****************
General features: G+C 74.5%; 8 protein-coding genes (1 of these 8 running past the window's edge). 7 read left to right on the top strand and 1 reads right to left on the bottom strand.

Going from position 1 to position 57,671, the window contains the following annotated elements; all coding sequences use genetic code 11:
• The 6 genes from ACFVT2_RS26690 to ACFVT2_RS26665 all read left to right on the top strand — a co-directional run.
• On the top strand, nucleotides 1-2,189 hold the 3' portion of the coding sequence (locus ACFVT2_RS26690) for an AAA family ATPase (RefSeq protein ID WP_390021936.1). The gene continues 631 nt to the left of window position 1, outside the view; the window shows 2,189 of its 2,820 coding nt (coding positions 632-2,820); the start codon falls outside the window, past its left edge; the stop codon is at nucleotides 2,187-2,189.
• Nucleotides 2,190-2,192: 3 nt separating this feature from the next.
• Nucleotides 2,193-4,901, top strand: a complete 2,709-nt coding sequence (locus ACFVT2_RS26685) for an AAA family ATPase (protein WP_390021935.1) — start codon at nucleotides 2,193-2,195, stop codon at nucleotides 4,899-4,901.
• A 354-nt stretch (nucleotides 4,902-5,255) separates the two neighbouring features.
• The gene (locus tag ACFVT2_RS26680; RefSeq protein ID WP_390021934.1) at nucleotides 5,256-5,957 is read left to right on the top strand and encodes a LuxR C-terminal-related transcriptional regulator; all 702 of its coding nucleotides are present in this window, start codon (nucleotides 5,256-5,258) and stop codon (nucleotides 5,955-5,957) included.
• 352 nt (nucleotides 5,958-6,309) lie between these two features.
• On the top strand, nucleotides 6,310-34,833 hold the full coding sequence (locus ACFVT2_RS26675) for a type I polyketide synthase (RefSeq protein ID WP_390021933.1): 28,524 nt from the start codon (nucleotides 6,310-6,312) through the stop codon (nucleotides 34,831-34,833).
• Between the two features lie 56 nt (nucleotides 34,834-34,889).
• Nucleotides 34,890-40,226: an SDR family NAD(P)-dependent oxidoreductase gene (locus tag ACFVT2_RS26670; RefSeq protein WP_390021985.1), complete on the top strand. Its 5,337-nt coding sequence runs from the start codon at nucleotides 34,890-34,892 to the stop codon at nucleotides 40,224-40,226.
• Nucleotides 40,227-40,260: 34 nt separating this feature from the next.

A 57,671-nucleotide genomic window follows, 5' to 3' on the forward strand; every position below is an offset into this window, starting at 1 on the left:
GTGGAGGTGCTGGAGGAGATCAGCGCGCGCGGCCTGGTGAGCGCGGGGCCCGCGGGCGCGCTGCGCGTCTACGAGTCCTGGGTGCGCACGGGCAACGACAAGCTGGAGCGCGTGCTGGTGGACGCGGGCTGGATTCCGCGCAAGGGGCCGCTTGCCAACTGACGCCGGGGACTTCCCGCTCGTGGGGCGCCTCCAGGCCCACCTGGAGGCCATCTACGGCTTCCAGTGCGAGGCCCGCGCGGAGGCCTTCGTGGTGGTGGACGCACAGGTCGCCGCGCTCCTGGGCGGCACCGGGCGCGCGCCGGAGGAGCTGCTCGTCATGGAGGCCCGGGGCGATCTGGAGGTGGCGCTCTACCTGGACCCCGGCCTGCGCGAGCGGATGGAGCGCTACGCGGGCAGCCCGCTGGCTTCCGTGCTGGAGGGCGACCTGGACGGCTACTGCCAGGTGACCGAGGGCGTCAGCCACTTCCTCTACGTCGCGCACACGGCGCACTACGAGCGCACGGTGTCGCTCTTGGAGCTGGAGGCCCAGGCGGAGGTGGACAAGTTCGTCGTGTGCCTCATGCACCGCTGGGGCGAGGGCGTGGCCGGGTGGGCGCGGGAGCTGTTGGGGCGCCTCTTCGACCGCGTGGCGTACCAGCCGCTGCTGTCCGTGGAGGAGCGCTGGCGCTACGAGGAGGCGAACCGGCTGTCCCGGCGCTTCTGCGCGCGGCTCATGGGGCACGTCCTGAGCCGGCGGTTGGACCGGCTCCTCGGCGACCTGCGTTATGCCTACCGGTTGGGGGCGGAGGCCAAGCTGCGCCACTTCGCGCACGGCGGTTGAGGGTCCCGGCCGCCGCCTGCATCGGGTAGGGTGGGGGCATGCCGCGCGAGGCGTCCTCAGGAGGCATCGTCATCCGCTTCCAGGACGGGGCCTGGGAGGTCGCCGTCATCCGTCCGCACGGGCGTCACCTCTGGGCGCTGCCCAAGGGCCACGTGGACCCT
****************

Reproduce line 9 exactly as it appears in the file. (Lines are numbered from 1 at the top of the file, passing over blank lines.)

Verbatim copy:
• 352 nt (nucleotides 5,958-6,309) lie between these two features.